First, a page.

Running SP.UI.Status.addStatus on page load




This post is about a specific issue when running the SP.UI command ‘addStatus’ on page load as well as short discussion on the JavaScript page life cycle.

Initial Problem
When running the SP.UI.Status.addStatus command upon page load, the status message was being hidden almost immediately in Chrome but worked as expected in IE.

Scenario
We have a concept of ‘archived’ sites. A control is embedded on the page layout for site home pages (default.aspx) which renders javascript which should display a ‘this site is archived’ message. The message should be displayed using SP.UI.Status.addStatus and was initially implemented as follows (the script is being rendered dynamically using an ASP literal control, I’ll just be considering the final output):

// This is an example of what NOT to do
ExecuteOrDelayUntilScriptLoaded(function () {
    SP.UI.Status.addStatus("This is an archived site", "removed for brevity");
}, 'sp.js'););

This worked as expected in IE, however the status message would appear for a split second and then disappear in Chrome.

Investigation

The first piece of the the puzzle: What is happening?
After getting deep with Chrome DevTools I found the script responsible for hiding the status message. SharePoint utilises the document.onreadystatechange handle to run a function called fnRemoveAllStatus. I think you can guess what it achieves. Why this is being run at this point is beyond me. Importantly, I don’t want to prevent it running in case it serves a purpose that I’m unaware of.

The second piece of the the puzzle: How’s that work?
If a function is assigned to document.onreadystatechange it will be run as many as four times (depending on when in the cycle the assignment occurs), once for each transition between the following sequence of states:

  1. ‘uninitialized’
  2. ‘loading’
  3. ‘interactive’
  4. ‘complete’

Good practice would have the function check for the current state and only act once, when in the correct state. Naturally this logic is absent from the fnRemoveAllStatus function.

The third piece of the the puzzle: What is running when?
$(document).ready vs $(window).load vs ExecuteOrDelayUntilScriptLoaded
The difference between these options in regards to what we have just discussed is that $(document).ready and ExecuteOrDelayUntilScriptLoaded run when document.readyState is ‘interactive’ whereas $(window).load runs when document.readyState is ‘complete’.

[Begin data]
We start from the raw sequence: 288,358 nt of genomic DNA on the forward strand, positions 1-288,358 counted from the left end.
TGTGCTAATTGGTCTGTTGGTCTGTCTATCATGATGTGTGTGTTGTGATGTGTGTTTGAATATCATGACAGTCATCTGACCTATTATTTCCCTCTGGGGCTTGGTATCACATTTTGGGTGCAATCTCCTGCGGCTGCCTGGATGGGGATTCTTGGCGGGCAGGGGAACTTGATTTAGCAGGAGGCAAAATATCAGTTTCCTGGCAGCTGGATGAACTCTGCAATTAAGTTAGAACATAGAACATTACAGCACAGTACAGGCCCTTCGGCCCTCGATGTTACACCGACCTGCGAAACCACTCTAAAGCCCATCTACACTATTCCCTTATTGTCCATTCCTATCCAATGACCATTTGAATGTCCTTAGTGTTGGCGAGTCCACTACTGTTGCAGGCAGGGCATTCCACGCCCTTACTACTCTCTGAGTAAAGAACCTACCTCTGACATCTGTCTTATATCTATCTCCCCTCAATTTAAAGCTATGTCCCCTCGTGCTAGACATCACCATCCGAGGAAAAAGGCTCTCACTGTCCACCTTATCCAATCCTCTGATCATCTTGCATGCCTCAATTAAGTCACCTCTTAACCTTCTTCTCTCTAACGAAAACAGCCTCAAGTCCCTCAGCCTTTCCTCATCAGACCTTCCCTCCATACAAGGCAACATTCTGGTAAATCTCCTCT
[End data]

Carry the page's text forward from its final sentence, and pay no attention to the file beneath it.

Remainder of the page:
Laying the final puzzle piece: Why’s it working in IE but not Chrome?
When running the code in IE, rather than executing the script block during the ‘interactive’ readyState is was being executed after transitioning to the ‘complete’ readyState and this meant that is was running after the fnRemoveAllStatus call as we desire. I believe this happens because the sp.js file is being added via a script link control with ‘LoadAfterUI’ set to true which is only understood by IE. I haven’t investigated this last comment, if I am wrong please leave a comment about it below.

Solution
So, the solution is rather simple once you have this understanding. Wrap the command in $(window).load to ensure it occurs after the fnRemoveAllStatus method is called during the transition into the ‘complete’ state. Like this:

$(window).load(function() {
    ExecuteOrDelayUntilScriptLoaded(function () {
        SP.UI.Status.addStatus("This is an archived site", "removed for brevity");
    }, 'sp.js'););
});

NB: ExecuteOrDelayUntilScriptLoaded will also load scripts which are marked to load on-demand. If you are testing in Chrome you may begin to believe it unnecessary to use ExecuteOrDelayUntilScriptLoaded when using $(window).load as all scripts have loaded by then. This is true for browsers other than IE. In IE we must use this function to ensure that the script is loaded at all.

As a final note I’d like to add that apart from this specific case I would suggest using $(document).ready rather than $(window).load as it will mean that the page loads faster (unless of course your script requires all resources to be loaded before acting. e.g. you are working with images of undefined sizes).




4 thoughts on “Running SP.UI.Status.addStatus on page load”

  1. Thanks very much, Paul! Your complete and thorough explanation helped me not only to resolve tricky status behavior issue, but gained deeper understanding of page js lifecycle in connection with SharePoint. Best wishes!

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